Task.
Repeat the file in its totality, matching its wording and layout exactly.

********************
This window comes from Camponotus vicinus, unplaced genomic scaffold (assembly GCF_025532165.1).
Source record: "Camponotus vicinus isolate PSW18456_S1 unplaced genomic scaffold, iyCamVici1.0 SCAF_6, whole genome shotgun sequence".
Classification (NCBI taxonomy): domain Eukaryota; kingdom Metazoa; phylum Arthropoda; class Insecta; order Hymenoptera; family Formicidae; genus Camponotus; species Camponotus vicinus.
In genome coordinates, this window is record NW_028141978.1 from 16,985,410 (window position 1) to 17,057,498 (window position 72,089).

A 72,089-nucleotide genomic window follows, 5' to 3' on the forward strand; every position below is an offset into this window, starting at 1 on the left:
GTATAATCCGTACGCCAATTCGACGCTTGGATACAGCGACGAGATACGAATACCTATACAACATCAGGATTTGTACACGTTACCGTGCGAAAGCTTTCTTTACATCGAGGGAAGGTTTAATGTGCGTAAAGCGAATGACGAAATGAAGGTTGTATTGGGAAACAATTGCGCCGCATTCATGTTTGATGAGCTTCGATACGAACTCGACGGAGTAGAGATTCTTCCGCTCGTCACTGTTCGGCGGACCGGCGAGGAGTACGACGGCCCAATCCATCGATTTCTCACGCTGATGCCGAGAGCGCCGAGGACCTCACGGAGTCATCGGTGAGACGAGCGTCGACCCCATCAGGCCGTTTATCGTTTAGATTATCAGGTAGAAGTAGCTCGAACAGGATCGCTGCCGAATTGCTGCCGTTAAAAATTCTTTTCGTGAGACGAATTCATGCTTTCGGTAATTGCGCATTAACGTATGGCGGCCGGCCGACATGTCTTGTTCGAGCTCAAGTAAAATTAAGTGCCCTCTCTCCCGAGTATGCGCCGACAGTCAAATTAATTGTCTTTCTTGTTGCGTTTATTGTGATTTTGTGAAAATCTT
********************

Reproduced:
This window comes from Camponotus vicinus, unplaced genomic scaffold (assembly GCF_025532165.1).
Source record: "Camponotus vicinus isolate PSW18456_S1 unplaced genomic scaffold, iyCamVici1.0 SCAF_6, whole genome shotgun sequence".
Classification (NCBI taxonomy): domain Eukaryota; kingdom Metazoa; phylum Arthropoda; class Insecta; order Hymenoptera; family Formicidae; genus Camponotus; species Camponotus vicinus.
In genome coordinates, this window is record NW_028141978.1 from 16,985,410 (window position 1) to 17,057,498 (window position 72,089).

A 72,089-nucleotide genomic window follows, 5' to 3' on the forward strand; every position below is an offset into this window, starting at 1 on the left:
GTATAATCCGTACGCCAATTCGACGCTTGGATACAGCGACGAGATACGAATACCTATACAACATCAGGATTTGTACACGTTACCGTGCGAAAGCTTTCTTTACATCGAGGGAAGGTTTAATGTGCGTAAAGCGAATGACGAAATGAAGGTTGTATTGGGAAACAATTGCGCCGCATTCATGTTTGATGAGCTTCGATACGAACTCGACGGAGTAGAGATTCTTCCGCTCGTCACTGTTCGGCGGACCGGCGAGGAGTACGACGGCCCAATCCATCGATTTCTCACGCTGATGCCGAGAGCGCCGAGGACCTCACGGAGTCATCGGTGAGACGAGCGTCGACCCCATCAGGCCGTTTATCGTTTAGATTATCAGGTAGAAGTAGCTCGAACAGGATCGCTGCCGAATTGCTGCCGTTAAAAATTCTTTTCGTGAGACGAATTCATGCTTTCGGTAATTGCGCATTAACGTATGGCGGCCGGCCGACATGTCTTGTTCGAGCTCAAGTAAAATTAAGTGCCCTCTCTCCCGAGTATGCGCCGACAGTCAAATTAATTGTCTTTCTTGTTGCGTTTATTGTGATTTTGTGAAAATCTT